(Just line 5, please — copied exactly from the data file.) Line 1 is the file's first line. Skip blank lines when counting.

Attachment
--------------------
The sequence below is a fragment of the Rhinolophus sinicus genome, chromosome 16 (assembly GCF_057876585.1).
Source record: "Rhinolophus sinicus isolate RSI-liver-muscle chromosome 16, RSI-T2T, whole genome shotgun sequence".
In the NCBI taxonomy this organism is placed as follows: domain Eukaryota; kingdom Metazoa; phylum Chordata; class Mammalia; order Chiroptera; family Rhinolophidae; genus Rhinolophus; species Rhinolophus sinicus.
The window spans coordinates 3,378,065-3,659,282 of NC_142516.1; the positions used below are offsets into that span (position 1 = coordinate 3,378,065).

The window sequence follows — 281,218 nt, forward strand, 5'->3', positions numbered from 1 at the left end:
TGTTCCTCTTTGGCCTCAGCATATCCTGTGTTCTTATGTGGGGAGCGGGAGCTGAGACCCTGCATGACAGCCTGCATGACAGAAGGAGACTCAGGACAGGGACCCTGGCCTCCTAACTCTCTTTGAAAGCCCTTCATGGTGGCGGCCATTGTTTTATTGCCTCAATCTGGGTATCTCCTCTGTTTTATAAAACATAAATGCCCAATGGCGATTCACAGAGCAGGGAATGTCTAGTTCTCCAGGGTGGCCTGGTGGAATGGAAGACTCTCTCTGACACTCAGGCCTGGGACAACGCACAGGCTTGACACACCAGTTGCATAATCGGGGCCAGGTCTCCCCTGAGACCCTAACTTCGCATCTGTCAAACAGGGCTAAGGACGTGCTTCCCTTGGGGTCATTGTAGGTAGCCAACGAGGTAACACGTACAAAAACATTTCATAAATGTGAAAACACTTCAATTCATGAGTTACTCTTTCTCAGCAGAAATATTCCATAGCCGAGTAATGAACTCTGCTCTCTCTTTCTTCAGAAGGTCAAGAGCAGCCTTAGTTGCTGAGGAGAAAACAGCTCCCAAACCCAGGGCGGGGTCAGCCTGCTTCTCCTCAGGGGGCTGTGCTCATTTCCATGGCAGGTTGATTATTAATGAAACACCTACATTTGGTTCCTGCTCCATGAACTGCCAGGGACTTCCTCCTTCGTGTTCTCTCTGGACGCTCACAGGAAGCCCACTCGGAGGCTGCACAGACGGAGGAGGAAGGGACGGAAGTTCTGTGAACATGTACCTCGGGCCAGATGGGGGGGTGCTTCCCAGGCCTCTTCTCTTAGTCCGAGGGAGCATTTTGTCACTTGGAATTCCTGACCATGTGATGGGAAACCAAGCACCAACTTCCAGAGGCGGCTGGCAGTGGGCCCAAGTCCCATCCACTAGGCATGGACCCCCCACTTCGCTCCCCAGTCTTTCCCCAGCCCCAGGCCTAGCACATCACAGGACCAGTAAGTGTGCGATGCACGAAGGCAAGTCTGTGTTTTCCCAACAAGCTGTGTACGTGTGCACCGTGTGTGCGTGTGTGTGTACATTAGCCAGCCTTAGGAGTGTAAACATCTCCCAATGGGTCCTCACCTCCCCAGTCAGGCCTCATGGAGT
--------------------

The window sequence follows — 281,218 nt, forward strand, 5'->3', positions numbered from 1 at the left end: